Psychopharmacology

, Volume 235, Issue 2, pp 447–458 | Cite as

Phytocannabinoids modulate emotional memory processing through interactions with the ventral hippocampus and mesolimbic dopamine system: implications for neuropsychiatric pathology

  • Roger Hudson
  • Walter Rushlow
  • Steven R. Laviolette
Review

Abstract

Growing clinical and preclinical evidence suggests a potential role for the phytocannabinoid cannabidiol (CBD) as a pharmacotherapy for various neuropsychiatric disorders. In contrast, delta-9-tetrahydrocannabinol (THC), the primary psychoactive component in cannabis, is associated with acute and neurodevelopmental propsychotic side effects through its interaction with central cannabinoid type 1 receptors (CB1Rs). CB1R stimulation in the ventral hippocampus (VHipp) potentiates affective memory formation through inputs to the mesolimbic dopamine (DA) system, thereby altering emotional salience attribution. These changes in DA activity and salience attribution, evoked by dysfunctional VHipp regulatory actions and THC exposure, could predispose susceptible individuals to psychotic symptoms. Although THC can accelerate the onset of schizophrenia, CBD displays antipsychotic properties, can prevent the acquisition of emotionally irrelevant memories, and reverses amphetamine-induced neuronal sensitization through selective phosphorylation of the mechanistic target of rapamycin (mTOR) molecular signaling pathway. This review summarizes clinical and preclinical evidence demonstrating that distinct phytocannabinoids act within the VHipp and associated corticolimbic structures to modulate emotional memory processing through changes in mesolimbic DA activity states, salience attribution, and signal transduction pathways associated with schizophrenia-related pathology.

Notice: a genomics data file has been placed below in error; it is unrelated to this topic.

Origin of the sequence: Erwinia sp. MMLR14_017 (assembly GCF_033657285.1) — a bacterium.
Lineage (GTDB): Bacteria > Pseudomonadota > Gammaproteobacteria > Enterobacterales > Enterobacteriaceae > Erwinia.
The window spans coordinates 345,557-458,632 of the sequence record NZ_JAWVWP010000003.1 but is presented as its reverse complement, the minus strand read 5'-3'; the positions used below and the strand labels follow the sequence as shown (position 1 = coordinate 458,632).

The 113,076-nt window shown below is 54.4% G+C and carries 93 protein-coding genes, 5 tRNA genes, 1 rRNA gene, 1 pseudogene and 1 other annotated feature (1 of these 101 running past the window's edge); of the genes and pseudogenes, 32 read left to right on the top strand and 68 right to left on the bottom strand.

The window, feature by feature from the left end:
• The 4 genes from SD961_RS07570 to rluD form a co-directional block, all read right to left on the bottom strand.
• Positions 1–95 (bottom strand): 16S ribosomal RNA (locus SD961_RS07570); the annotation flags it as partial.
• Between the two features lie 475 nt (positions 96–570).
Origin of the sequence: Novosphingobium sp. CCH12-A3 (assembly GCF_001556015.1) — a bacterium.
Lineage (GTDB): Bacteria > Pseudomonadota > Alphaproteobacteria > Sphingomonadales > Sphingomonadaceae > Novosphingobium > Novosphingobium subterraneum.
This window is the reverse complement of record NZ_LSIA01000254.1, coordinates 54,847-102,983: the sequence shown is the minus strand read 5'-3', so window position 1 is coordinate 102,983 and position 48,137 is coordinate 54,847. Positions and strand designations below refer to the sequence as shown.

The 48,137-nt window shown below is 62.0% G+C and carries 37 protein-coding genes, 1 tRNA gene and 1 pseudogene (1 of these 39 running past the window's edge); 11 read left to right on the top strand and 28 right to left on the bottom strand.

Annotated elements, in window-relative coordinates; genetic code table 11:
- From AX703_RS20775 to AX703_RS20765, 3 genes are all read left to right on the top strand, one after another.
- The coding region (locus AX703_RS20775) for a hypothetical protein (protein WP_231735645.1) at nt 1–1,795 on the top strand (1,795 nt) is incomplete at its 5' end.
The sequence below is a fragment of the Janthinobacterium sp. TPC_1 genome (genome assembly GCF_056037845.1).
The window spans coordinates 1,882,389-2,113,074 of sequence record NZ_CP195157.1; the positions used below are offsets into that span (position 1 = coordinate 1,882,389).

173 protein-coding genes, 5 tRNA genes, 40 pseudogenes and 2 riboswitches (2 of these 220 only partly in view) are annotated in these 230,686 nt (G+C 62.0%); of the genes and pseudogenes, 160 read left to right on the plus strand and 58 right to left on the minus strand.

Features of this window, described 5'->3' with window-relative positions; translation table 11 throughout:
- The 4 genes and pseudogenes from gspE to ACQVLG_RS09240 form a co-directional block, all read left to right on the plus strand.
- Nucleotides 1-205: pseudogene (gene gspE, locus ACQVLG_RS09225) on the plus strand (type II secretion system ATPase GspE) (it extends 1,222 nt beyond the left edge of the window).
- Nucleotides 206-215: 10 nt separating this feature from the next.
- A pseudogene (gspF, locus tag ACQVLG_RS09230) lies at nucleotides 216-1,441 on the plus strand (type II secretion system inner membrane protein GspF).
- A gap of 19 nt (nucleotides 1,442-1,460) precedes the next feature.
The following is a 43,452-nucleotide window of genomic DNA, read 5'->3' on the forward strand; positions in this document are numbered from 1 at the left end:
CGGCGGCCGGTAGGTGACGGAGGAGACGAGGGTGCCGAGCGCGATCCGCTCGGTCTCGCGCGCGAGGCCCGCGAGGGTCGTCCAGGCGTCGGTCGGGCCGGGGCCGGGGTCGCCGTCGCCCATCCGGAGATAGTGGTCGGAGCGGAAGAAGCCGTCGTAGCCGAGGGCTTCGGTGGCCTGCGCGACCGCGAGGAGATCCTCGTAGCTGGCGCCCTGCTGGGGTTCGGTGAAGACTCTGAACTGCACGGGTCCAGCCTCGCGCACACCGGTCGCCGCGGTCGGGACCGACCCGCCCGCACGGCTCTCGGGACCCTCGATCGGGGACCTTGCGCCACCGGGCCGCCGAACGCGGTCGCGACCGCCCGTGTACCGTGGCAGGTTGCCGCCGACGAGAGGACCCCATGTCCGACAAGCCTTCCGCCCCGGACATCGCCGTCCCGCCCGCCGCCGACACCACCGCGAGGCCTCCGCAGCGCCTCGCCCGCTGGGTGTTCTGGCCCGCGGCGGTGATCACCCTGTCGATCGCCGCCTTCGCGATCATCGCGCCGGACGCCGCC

Keywords

Cannabidiol THC Memory Psychosis Rapamycin Endocannabinoid Emotional salience Dopamine Schizophrenia 

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© Springer-Verlag GmbH Germany 2017

Authors and Affiliations

  1. 1.Department of Anatomy and Cell BiologyUniversity of Western OntarioLondonCanada
  2. 2.Department of Psychiatry, Schulich School of Medicine & DentistryUniversity of Western OntarioLondonCanada

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